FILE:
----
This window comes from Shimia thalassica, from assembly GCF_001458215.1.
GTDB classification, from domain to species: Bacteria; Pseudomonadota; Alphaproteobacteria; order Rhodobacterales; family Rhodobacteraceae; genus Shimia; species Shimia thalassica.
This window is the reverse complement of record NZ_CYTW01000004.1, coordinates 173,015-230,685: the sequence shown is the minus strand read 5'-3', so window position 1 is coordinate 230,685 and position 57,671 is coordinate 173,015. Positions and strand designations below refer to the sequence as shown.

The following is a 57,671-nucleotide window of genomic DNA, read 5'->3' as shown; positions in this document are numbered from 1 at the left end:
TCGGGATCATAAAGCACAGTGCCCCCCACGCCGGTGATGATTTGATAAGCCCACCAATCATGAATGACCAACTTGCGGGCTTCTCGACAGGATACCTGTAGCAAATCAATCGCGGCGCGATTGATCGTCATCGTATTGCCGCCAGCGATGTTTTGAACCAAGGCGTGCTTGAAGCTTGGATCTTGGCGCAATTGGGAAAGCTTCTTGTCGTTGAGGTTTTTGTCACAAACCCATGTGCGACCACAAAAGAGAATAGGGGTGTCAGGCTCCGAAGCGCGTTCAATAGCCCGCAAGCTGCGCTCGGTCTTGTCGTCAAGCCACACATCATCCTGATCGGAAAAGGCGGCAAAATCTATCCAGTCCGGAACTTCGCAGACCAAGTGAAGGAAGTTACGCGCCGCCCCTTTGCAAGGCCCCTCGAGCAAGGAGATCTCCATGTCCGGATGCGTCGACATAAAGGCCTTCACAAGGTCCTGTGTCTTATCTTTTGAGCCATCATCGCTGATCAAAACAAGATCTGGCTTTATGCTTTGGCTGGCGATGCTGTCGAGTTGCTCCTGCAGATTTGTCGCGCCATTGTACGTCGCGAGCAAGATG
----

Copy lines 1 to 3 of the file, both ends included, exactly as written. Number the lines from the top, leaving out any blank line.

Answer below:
This window comes from Shimia thalassica, from assembly GCF_001458215.1.
GTDB classification, from domain to species: Bacteria; Pseudomonadota; Alphaproteobacteria; order Rhodobacterales; family Rhodobacteraceae; genus Shimia; species Shimia thalassica.
This window is the reverse complement of record NZ_CYTW01000004.1, coordinates 173,015-230,685: the sequence shown is the minus strand read 5'-3', so window position 1 is coordinate 230,685 and position 57,671 is coordinate 173,015. Positions and strand designations below refer to the sequence as shown.